Google in $5bn lawsuit for tracking in 'private' mode
The class action wants at least $5bn (£4bn) from Google and owner Alphabet.
Many internet users assume their search history isn't being tracked when they view in private mode, but Google says this isn't the case.
The search engine denies this is illegal and says it is upfront about the data it collects in this mode.
The proposed class action likely includes "millions" of Google users who since 1 June 2016 browsed the internet in private mode according to law firm Boies Schiller Flexner who filed the claim on Tuesday in federal court in San Jose, California.
Incognito mode within Google's Chrome browser gives users the choice to search the internet without their activity being saved to the browser or device. But the websites visited can use tools such as Google Analytics to track usage.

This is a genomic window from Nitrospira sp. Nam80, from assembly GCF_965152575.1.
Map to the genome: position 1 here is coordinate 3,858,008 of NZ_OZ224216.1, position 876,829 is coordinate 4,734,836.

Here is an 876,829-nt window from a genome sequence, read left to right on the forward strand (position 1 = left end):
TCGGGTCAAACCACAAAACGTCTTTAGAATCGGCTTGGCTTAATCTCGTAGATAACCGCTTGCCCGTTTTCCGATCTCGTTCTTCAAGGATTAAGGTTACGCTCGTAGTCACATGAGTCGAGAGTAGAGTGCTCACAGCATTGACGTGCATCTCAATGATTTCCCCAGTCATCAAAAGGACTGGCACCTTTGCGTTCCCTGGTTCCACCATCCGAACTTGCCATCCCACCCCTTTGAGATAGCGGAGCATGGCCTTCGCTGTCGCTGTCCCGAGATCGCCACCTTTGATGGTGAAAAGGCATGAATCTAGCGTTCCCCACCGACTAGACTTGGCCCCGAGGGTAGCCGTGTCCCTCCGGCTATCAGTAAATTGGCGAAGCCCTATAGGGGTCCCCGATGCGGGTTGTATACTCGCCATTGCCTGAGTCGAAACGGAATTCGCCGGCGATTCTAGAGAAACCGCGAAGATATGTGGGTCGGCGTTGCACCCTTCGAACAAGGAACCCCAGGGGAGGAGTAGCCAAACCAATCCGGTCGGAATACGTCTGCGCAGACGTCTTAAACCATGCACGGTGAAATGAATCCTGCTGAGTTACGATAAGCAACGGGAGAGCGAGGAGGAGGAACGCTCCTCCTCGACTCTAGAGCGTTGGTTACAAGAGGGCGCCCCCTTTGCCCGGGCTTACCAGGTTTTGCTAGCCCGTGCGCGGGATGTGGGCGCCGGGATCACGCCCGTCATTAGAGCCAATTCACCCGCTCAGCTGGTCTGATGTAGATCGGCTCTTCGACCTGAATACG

The complaint says that Google "cannot continue to engage in the covert and unauthorized data collection from virtually every American with a computer or phone".
Vigorously denying the claims Google spokesman Jose Castaneda said: "As we clearly state each time you open a new incognito tab, websites might be able to collect information about your browsing activity".
The search engine says the collection of search history, even in private viewing mode, helps site owners "better evaluate the performance of their content, products, marketing and more."
While private browsing has been available from Google for some time, Boies Schiller Flexner said it recently decided to represent three plaintiffs based in the US.
"People everywhere are becoming more aware (and concerned) that their personal communications are being intercepted, collected, recorded, or exploited for gain by technology companies they have come to depend on," it said in the filing.